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Black Sabbath - Seventh Star CD (album) cover


Black Sabbath


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2.62 | 229 ratings

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3 stars Black Sabbath featuring only Tony Iommi

Seventh Star was originally intended to be Tony Iommi's first solo album rather than another Black Sabbath album. But pressure from the record company forced Iommi to release this under the name of 'Black Sabbath featuring Tony Iommi'. 'Black Sabbath featuring only Tony Iommi' would perhaps have been more appropriate since he was the only remaining member (not counting the very loyal keyboard player Geoff Nicholls who appeared on all Black Sabbath albums throughout the whole 80's and the early 90's). The line up here is thus completely different from all earlier (and all later) Black Sabbath albums.

The vocals here are handled by ex-Deep Purple singer Glenn Hughes which is ironic given the disastrous, previous album with Ian Gillan! But Seventh Star is very much better than Born Again; I really must stress how much better this music is compared with the abomination that was Born Again. However, the music here is more Hard Rock than Heavy Metal and due to the singer involved this is more bluesy and soulful than other Black Sabbath albums. But it still has some distinct Black Sabbath trademarks, Iommi's great guitar playing and his great riffs are still here. The most similar other albums are probably the from the Dio- and the (upcoming) Tony Martin-eras, but these references also do not do justice to this music. I am well aware that this might be an acquired taste, but I personally enjoy this music.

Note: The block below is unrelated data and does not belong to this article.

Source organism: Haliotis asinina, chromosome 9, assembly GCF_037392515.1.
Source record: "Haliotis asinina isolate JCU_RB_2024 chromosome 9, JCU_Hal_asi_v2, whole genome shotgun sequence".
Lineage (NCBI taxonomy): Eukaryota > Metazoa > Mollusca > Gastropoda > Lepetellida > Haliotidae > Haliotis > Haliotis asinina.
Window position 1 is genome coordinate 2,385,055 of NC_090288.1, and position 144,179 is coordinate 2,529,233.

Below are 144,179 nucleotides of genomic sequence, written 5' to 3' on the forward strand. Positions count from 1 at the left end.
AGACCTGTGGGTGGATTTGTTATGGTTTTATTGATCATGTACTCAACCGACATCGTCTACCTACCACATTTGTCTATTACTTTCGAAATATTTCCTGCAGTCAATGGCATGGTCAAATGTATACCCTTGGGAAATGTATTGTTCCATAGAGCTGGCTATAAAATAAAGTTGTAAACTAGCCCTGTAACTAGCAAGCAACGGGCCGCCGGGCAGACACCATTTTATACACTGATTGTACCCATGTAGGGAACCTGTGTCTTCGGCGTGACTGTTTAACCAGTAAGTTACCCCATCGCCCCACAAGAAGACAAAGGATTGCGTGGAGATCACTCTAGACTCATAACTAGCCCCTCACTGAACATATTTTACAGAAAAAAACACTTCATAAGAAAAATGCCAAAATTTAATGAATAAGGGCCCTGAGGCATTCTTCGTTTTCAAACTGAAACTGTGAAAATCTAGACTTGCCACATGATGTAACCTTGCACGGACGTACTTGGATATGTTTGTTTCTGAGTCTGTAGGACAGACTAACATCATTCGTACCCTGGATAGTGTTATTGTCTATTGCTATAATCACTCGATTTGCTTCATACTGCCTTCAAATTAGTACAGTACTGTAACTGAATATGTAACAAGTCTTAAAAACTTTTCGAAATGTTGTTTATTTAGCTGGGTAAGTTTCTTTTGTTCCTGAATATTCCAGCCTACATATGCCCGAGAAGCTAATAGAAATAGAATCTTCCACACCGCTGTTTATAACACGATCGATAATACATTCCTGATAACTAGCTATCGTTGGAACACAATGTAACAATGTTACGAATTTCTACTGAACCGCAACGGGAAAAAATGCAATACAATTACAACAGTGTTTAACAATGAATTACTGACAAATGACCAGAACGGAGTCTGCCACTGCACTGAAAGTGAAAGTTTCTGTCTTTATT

The songs are all well-written and memorable, with the title track standing out as particularly effective! Introduced by an atmospheric keyboard instrumental called Sphinx (The Guardian), Seventh Star has a strong riff and an Egyptian-sounding middle section that for me is the highlight of the album. This song features great guitar work and some interesting choirs and keyboards lines.

In terms of progressive rock, this album has little to offer apart perhaps from the previously mentioned, very good Sphinx (The Guardian)/Seventh Star, and even that is at best only slightly progressive. The rest is pretty straightforward, but high quality, sophisticated Hard Rock with several great Iommi guitar riffs and wonderful soulful vocals by Hughes and nice discrete keyboards by Nicholls.

I like this album and would recommend it to anyone who is a follower of either Iommi or Glenn Hughes. For everyone else it is just a good, but non-essential album.

SouthSideoftheSky | 3/5 |


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